Regional Airlines Create Options for Small-Market Travelers

Carriers transform regional jet experience with new amenities, service upgrades

By Evan Dougherty

Published November 18, 2019

Read Time: 4 mins


You may have boarded a flight and heard the announcement, “Welcome aboard American Eagle, operated by Republic Airways.”

While you were indeed aboard an American Airlines flight, it was actually operated by a regional carrier. The flight crew and pilots worked for Republic Airways, a subsidiary of that mainline carrier.

Republic is one of several regional carriers that operates on behalf of the three main “legacy” carriers — American, Delta and United. Other regional carriers include Envoy Air, Endeavor Air and Mesa Airlines.

Why outsource?

Airlines must connect as many cities as possible to their hub airports to remain competitive. This includes smaller cities with lower numbers of passengers traveling in and out.

Smaller jets operated by regional carriers that seat 50 to 76 passengers allow airlines to serve small-market routes more profitably than with higher-capacity mainline aircraft like the Airbus A320 or Boeing 737, which seat about 150 passengers.

While major airlines serve only about 37 percent of U.S. airports, regional airlines serve about 93 percent, said Faye Malarkey Black, president and CEO of the Regional Airline Association.

“[Regional carriers] are able to do that because we operate aircraft that are the right size for the smaller markets,” she said. “You would not be able to have a major airline go into a smaller community. And if they did manage that service, they would serve it a lot less frequently and the passengers would end up paying a lot more because they’d be trying to pay for a very big airplane carrying just a few passengers.”

Even if a market had enough passengers per day to fill a large jet, smaller jets can offer multiple trips per day, which offers flexibility to travelers. With regionals covering the lower end of capacity for an airline’s network, larger mainline planes can be allocated to routes that have more demand.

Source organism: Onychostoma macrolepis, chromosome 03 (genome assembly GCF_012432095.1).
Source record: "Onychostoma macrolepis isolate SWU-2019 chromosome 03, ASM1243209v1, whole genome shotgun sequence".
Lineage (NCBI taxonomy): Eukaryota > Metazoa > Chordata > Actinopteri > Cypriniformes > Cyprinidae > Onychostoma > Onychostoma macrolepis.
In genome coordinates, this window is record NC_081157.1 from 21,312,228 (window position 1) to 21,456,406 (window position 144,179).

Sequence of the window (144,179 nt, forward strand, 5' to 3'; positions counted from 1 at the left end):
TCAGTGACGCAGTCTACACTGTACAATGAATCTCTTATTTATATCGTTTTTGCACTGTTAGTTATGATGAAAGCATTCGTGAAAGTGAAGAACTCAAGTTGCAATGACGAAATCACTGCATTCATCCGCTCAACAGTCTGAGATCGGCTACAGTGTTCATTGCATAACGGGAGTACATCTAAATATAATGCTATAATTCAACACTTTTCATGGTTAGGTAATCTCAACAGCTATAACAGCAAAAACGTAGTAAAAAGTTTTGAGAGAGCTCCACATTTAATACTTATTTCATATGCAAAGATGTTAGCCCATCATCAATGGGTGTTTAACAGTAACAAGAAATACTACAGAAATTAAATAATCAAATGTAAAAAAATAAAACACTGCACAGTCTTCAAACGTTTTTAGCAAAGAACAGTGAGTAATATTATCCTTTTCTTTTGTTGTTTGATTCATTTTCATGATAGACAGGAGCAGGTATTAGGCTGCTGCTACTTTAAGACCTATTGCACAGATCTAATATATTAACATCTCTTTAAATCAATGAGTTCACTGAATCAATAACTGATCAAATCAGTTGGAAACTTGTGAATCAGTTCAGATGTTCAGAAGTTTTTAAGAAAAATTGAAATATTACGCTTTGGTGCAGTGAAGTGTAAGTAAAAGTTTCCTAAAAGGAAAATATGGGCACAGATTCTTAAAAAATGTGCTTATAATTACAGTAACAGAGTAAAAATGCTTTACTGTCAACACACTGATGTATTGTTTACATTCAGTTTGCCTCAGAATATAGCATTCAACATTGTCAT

“So if an airline wants to go into a market but isn’t sure that they will be able to be competitive in that market, they could deploy a regional airline,” Black said. “That helps not only the airline that’s deploying the regional partner in testing the waters, but it also helps the community because it increases competition and the passengers there enjoy the benefit of more air service.”

According to the RAA’s 2018 annual report, 41 percent of all scheduled flights in North America in 2017 were operated by regional carriers, which provided the only passenger air service to 63 percent of U.S. airports.

“We connect those people who live outside of major cities to the rest of the world,” said Lauren Gaudion, director of communications for Republic Airways.

An Endeavor Air CRJ-900 aircraft flies over Pittsburgh International Airport. (By Evan Dougherty)

What’s the difference?

The Federal Aviation Administration requires the name of the operator be visibly labeled on the side of a commercial aircraft.

With regional jets, the mainline carrier’s livery is typically featured on the aircraft with a small “operated by” sticker found near the plane’s main boarding door listing the regional carrier. Also, safety cards in the seatback pockets feature the regional carrier’s name, and frequently announcements by the cabin crew mention both the mainline and regional carrier.

When booking a flight online, travelers can check the operator on any available itinerary.

Despite the differentiation forced by regulations, regional carriers aim to provide a product consistent with their mainline partners.

“Our goal … is that a passenger doesn’t notice the difference,” Gaudion said. “We want it to be a seamless transition for them when they’re flying on one flight by Republic and then transferring to a mainline flight.”

Keeping up with the mainlines

Regional jets have adopted most of the same amenities mainline aircraft have introduced in the past few years. First class and economy plus cabins with extra legroom are now standard on most small planes, and installation of wi-fi and in-seat power ports allow travelers to connect and use their personal devices onboard just like on larger planes.

Some regional airlines have even added headrests, food service and LED mood lighting.

As the experience on regional planes evolves, mainline carriers continue to add larger 70-seat and 76-seat regional jets to their fleets and allocate them to various regional partners, replacing outdated 50-seat aircraft.

Since 2014, United has added 183 Embraer E175s to its network and is currently retrofitting Bombardier CRJ-700 aircraft to a special 50-seat configuration, recertified as the CRJ-550, featuring an onboard snack bar and a true three-class cabin.

American operates 244 E175 and CRJ-900 aircraft across four regional partners, and in May 2018 agreed to a split order of 30 additional aircraft.

In June 2018, Delta became the launch customer for Bombardier’s Atmosphere cabin, with an order of 20 CRJ-900s that entered service late last year with SkyWest Airlines. Delta is the world’s largest operator of the CRJ-900.

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